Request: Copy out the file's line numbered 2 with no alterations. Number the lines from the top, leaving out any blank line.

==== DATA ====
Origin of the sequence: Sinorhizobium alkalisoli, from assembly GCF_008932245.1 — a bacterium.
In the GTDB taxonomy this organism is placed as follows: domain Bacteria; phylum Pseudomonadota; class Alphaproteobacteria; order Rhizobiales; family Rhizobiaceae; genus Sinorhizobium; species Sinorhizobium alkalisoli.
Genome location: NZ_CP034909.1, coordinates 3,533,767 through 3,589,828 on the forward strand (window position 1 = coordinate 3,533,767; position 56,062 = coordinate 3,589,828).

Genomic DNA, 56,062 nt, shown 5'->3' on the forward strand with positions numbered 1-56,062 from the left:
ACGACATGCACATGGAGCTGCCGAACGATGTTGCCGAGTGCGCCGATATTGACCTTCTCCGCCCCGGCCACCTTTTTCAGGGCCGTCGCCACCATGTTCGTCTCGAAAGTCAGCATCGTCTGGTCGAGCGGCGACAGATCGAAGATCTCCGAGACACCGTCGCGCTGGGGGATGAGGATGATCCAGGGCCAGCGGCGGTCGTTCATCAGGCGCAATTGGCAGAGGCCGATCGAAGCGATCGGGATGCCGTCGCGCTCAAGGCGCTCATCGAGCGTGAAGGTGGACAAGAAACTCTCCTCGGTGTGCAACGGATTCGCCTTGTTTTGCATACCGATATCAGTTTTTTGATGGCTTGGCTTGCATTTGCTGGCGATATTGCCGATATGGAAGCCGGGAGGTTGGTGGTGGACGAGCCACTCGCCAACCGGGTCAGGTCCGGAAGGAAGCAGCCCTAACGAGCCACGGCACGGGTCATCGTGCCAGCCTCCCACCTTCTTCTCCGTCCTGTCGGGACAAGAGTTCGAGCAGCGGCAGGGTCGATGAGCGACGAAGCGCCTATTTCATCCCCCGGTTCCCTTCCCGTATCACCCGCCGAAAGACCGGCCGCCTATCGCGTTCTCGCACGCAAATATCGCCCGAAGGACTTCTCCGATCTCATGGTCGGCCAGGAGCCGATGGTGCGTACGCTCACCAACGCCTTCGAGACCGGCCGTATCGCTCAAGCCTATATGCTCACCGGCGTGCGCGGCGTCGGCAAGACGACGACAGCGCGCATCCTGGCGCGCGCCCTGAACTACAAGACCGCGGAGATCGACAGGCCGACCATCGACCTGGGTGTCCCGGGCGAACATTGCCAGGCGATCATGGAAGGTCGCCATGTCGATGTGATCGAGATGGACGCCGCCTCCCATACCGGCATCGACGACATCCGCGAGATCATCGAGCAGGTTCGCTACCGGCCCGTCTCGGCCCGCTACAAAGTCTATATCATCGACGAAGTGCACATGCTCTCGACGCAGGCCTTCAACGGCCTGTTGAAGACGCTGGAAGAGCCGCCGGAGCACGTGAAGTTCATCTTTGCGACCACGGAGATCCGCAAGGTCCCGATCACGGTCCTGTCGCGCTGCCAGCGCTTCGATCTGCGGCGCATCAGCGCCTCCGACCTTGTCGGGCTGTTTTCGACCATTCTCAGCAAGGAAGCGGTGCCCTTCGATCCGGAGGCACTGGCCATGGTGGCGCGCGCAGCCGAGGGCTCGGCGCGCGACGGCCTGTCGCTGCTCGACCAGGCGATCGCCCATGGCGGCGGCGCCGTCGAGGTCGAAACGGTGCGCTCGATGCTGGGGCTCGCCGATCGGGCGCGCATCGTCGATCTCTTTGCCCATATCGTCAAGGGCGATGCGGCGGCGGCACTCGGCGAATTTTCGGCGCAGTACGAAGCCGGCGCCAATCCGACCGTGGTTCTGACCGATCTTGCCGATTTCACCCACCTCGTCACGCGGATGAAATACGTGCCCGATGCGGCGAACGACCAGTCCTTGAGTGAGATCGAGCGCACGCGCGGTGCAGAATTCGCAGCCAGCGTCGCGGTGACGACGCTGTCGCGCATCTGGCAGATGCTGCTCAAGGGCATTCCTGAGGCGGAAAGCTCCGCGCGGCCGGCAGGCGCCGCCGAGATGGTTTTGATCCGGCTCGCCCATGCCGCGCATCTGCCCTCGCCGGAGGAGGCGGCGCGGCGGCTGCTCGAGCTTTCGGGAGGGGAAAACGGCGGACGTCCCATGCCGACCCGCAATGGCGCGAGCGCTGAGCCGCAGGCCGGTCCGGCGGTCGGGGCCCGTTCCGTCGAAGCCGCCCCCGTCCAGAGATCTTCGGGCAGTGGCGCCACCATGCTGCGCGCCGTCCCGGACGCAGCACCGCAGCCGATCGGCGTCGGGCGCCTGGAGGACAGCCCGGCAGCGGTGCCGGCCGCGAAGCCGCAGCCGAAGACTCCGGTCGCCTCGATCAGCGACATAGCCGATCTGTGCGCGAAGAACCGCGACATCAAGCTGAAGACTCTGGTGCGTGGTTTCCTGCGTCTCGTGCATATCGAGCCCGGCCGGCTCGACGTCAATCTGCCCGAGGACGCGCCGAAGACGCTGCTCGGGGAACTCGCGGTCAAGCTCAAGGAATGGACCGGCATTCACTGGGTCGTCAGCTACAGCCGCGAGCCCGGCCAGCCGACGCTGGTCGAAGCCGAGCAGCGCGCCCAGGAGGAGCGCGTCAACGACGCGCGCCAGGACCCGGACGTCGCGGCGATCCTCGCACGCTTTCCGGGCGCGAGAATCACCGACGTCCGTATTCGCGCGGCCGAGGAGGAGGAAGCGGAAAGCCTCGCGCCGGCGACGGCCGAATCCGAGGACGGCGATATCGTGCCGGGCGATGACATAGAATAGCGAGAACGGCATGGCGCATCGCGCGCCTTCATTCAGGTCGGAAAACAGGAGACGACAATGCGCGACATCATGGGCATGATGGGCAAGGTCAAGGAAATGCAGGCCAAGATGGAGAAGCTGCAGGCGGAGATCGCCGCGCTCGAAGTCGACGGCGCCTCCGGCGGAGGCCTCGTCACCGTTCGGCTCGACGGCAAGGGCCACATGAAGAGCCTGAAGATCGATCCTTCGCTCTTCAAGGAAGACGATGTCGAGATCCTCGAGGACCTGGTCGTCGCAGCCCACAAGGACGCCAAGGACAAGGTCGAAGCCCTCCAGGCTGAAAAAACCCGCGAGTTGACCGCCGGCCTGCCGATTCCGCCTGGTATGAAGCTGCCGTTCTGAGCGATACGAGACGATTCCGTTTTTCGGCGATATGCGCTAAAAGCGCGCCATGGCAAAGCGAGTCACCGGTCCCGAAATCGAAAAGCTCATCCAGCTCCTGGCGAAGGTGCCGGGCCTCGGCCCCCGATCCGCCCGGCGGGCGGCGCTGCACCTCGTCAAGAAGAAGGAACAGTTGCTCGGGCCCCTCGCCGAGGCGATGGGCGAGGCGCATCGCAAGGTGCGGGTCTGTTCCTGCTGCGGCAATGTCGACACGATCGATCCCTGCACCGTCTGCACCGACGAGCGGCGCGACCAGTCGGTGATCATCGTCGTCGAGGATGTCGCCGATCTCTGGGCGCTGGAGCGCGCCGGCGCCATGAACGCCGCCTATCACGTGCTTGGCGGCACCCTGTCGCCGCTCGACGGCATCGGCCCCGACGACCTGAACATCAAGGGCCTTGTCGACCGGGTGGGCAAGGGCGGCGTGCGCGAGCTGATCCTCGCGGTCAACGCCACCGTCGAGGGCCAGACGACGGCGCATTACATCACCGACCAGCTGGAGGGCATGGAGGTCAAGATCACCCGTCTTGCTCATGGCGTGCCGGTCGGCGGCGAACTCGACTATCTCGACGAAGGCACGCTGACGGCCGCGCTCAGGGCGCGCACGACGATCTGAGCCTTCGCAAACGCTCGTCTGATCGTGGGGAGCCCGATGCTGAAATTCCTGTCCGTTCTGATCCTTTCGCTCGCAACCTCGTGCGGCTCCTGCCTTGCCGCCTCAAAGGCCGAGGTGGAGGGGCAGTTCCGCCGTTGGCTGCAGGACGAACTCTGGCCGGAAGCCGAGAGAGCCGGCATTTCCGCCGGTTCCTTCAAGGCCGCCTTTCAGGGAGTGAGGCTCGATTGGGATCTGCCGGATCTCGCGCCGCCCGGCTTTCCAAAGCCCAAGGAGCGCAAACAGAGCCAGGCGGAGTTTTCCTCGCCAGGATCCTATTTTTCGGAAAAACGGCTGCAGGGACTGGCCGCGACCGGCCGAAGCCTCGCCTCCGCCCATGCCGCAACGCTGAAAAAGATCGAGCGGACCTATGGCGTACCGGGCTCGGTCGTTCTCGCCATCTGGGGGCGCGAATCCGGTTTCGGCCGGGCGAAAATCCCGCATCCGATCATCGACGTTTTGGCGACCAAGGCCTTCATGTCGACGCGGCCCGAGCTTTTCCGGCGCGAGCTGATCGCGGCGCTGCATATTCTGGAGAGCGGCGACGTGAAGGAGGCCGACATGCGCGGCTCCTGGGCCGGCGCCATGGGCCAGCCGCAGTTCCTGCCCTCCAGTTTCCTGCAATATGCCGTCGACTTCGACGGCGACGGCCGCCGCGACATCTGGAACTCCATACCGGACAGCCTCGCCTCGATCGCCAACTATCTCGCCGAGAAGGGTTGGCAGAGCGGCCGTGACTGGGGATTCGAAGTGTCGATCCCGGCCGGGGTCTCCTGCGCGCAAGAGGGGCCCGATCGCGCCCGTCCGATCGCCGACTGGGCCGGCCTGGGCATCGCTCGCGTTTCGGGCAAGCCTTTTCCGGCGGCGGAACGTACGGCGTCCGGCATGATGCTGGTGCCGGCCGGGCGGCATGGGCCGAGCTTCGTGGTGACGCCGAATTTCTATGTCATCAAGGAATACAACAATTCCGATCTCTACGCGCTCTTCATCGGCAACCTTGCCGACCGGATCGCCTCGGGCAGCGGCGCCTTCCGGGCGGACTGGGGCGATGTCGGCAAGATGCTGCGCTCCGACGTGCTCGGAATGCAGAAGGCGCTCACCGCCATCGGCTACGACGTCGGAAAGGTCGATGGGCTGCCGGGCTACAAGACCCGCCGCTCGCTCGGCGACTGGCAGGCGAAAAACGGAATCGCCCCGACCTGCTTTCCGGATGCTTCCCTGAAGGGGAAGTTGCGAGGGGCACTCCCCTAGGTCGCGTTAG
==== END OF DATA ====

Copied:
In the GTDB taxonomy this organism is placed as follows: domain Bacteria; phylum Pseudomonadota; class Alphaproteobacteria; order Rhizobiales; family Rhizobiaceae; genus Sinorhizobium; species Sinorhizobium alkalisoli.